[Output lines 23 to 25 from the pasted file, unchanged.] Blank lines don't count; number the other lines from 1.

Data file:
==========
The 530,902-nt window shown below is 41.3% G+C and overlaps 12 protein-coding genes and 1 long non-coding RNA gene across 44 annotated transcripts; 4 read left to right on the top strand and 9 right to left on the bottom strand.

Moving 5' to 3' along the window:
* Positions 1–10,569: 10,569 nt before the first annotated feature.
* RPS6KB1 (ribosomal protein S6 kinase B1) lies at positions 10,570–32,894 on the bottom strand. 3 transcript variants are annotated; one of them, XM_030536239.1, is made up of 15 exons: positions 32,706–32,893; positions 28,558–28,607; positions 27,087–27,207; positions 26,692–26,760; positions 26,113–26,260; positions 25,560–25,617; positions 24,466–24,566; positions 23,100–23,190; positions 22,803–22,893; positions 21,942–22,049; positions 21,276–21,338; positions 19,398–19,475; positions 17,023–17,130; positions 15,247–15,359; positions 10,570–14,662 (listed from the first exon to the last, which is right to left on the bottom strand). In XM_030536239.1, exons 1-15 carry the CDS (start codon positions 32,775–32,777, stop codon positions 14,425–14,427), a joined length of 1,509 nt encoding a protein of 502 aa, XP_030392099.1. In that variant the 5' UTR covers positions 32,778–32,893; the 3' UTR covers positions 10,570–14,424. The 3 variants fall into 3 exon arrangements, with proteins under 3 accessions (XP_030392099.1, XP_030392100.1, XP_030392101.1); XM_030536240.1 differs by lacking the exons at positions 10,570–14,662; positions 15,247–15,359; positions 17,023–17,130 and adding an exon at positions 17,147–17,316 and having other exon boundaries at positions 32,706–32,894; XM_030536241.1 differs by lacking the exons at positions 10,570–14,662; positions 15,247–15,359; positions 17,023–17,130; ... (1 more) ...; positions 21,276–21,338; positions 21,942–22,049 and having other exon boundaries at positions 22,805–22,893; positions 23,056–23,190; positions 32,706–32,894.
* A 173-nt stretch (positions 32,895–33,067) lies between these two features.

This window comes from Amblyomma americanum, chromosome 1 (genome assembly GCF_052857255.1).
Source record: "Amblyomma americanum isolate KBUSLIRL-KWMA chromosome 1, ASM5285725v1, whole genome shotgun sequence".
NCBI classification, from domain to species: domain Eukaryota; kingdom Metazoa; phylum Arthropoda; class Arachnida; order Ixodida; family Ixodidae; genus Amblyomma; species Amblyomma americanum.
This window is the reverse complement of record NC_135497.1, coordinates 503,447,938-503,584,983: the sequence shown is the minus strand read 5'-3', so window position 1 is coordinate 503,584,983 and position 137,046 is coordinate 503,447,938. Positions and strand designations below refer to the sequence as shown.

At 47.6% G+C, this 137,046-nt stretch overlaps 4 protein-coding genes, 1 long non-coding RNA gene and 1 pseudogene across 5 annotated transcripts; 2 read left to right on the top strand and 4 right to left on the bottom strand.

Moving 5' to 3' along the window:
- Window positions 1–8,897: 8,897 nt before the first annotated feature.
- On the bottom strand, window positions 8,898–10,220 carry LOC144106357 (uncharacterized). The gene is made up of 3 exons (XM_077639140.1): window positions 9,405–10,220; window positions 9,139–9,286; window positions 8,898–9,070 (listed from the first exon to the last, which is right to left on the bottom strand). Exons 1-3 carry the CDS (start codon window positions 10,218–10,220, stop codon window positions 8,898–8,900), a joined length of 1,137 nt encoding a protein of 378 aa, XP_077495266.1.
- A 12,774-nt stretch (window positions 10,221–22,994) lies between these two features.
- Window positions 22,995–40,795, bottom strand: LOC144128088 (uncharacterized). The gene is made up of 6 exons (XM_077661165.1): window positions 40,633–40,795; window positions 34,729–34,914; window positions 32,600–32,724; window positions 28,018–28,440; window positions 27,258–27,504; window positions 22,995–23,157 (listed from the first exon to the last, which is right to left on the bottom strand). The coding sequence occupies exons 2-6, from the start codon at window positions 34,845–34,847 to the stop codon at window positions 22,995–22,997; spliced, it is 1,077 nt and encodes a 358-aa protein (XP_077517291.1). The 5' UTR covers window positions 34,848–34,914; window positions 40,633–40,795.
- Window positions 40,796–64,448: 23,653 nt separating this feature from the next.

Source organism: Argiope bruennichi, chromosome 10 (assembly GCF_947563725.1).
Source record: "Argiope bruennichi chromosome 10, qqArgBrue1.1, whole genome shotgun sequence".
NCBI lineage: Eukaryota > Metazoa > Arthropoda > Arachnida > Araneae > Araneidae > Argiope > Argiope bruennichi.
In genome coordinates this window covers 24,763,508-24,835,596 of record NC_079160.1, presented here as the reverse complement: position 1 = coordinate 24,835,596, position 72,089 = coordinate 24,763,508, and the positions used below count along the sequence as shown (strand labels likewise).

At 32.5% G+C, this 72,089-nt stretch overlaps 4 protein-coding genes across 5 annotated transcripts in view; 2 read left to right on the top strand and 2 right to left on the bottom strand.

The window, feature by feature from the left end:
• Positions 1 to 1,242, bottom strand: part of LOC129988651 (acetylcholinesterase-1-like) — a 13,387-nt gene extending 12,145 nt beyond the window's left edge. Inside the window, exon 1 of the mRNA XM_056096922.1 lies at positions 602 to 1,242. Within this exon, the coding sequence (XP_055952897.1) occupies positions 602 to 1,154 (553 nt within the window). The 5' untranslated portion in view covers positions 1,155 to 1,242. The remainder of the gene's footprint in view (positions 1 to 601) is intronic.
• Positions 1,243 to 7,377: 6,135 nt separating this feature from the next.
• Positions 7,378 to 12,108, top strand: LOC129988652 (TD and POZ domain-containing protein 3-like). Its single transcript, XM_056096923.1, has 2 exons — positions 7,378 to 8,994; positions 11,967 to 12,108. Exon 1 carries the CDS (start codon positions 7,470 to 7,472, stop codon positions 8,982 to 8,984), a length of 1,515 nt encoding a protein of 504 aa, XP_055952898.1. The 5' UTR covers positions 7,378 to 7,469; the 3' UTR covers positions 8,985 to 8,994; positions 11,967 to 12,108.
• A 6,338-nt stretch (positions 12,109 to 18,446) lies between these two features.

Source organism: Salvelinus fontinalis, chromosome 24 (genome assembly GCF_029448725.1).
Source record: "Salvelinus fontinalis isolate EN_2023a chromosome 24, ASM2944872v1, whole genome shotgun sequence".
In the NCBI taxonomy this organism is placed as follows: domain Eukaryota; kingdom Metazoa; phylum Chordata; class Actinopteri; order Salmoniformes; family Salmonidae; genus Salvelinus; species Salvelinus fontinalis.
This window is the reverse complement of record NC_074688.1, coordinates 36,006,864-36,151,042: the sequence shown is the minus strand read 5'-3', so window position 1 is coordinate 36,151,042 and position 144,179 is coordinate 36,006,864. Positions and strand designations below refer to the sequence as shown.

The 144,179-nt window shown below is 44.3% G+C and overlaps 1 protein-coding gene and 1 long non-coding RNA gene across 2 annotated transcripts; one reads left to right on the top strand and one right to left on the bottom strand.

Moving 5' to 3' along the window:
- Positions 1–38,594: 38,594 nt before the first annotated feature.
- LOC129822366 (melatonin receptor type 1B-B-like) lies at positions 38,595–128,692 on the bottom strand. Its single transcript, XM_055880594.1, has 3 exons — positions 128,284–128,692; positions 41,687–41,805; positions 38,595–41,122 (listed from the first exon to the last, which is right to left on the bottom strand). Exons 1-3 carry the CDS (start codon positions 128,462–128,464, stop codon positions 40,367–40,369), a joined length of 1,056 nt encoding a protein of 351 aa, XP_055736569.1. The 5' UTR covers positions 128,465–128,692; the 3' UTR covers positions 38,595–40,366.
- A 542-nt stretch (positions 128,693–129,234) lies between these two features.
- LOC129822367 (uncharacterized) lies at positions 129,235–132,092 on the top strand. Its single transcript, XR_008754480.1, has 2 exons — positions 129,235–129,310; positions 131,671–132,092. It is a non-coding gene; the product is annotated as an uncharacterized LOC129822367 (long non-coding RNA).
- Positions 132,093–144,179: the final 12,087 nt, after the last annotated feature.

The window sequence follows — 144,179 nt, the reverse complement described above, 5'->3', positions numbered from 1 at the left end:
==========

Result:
• Positions 1 to 1,242, bottom strand: part of LOC129988651 (acetylcholinesterase-1-like) — a 13,387-nt gene extending 12,145 nt beyond the window's left edge. Inside the window, exon 1 of the mRNA XM_056096922.1 lies at positions 602 to 1,242. Within this exon, the coding sequence (XP_055952897.1) occupies positions 602 to 1,154 (553 nt within the window). The 5' untranslated portion in view covers positions 1,155 to 1,242. The remainder of the gene's footprint in view (positions 1 to 601) is intronic.
• Positions 1,243 to 7,377: 6,135 nt separating this feature from the next.
• Positions 7,378 to 12,108, top strand: LOC129988652 (TD and POZ domain-containing protein 3-like). Its single transcript, XM_056096923.1, has 2 exons — positions 7,378 to 8,994; positions 11,967 to 12,108. Exon 1 carries the CDS (start codon positions 7,470 to 7,472, stop codon positions 8,982 to 8,984), a length of 1,515 nt encoding a protein of 504 aa, XP_055952898.1. The 5' UTR covers positions 7,378 to 7,469; the 3' UTR covers positions 8,985 to 8,994; positions 11,967 to 12,108.